My six-year-old granddaughter, Caitlynd, discovered a small freckle on her upper left arm and tried to scratch it off. When I asked her what she was doing, she burst out crying, “I have a thing on my arm and I can’t get if off.”
“Oh sweetheart,” I replied, scooping her up in my arms. “That’s a beauty mark. Don’t pick at it. You’re making your skin all red and it’s going to be sore.”
She stopped crying long enough to take another look at it. “It’s not a beauty mark. It’s weird and I want it off,” she replied with a huff and another outburst of tears.
I dried her tears and rocked her and did what Grammy’s often do, fly by the seat of their pants and hope they sound wise. “Each of us are born with special marks. Some of them can be seen and some of them are invisible.”
“What kind of mark is invisible?” she asked.
“Well…. a mark of kindness, a mark of generosity, even the mark of a loving heart. We can’t see them, but they are all very special marks.”
“Why can’t mine all be invisible? I don’t want one you can see,” she said, sounding very put out.
“I can see many of your special marks. Not just that one. The color of your eyes, the shape of your nose, the sound of your laughter. Nobody else in the whole world has those exact things. Only you. Special marks, inside and out, are the things that make each of us different and special people.”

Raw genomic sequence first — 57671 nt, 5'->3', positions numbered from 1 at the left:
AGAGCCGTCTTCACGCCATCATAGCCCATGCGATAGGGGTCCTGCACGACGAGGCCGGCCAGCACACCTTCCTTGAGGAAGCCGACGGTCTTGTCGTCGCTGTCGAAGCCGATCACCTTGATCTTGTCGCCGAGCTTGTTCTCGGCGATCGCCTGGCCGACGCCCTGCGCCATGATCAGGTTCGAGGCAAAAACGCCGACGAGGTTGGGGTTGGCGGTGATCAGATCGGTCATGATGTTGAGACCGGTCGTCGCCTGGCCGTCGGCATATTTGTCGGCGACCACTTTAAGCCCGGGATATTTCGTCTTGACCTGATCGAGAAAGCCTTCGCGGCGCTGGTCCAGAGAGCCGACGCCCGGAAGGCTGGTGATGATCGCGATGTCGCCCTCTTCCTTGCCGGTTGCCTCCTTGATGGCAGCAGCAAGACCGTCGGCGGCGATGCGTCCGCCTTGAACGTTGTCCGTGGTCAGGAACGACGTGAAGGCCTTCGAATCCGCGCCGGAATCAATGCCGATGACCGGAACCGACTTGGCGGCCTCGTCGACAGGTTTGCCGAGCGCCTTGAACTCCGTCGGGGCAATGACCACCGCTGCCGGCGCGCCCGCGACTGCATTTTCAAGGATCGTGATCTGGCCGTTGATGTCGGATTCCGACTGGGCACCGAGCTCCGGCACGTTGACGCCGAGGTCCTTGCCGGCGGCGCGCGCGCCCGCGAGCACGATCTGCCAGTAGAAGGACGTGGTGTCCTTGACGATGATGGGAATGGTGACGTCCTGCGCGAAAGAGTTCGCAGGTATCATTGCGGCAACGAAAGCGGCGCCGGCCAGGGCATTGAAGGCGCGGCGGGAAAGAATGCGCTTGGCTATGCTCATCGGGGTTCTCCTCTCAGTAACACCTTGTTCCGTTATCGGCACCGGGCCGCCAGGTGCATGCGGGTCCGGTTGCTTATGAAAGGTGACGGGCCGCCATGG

She didn’t buy my explanation completely, but she stopped worrying about her ‘beauty mark’ for the moment and promised to stop scratching at it. She jumped of my lap, pulled the book ‘Pinnochio’ out of her overnight bag and asked me to read it to her.
The next morning, Caitlynd came running into the kitchen. “I LIKE my beauty mark Grammy!” I was delighted by her change of heart and relished the feeling of having a ‘proud Grammy’ moment. She jumped into my husband’s lap. “I have a beauty mark Papa. Want to see it?”
“I sure do,” my husband laughed.
“I didn’t like it before, but now I do.”
“Grammy told me how sad you were when you found your beauty mark. What changed your mind?” my husband asked, giving me a wink.
“I had a dream that I was telling a whole bunch of lies and every time I told a lie my beauty mark would grow. And it growed and growed and growed all the way down to the ground and I stepped on it by accident and it hurt really bad and Grammy said, “I told you not to pick at it”.”
Ousted by a little wooden puppet!
My puffed-up ‘Grammy moment’ disappeared and a kitchen full of laughter took its place.
1 Pet 5:5 Likewise, ye younger, submit yourselves unto the elder. Yea, all of you be subject one to another, and be clothed with humility: for God resisteth the proud, and giveth grace to the humble.
Is 61:3 To appoint unto them that mourn in Zion, to give unto them beauty for ashes, the oil of joy for mourning, the garment of praise for the spirit of heaviness; that they might be called trees of righteousness, the planting of the LORD, that he might be glorified.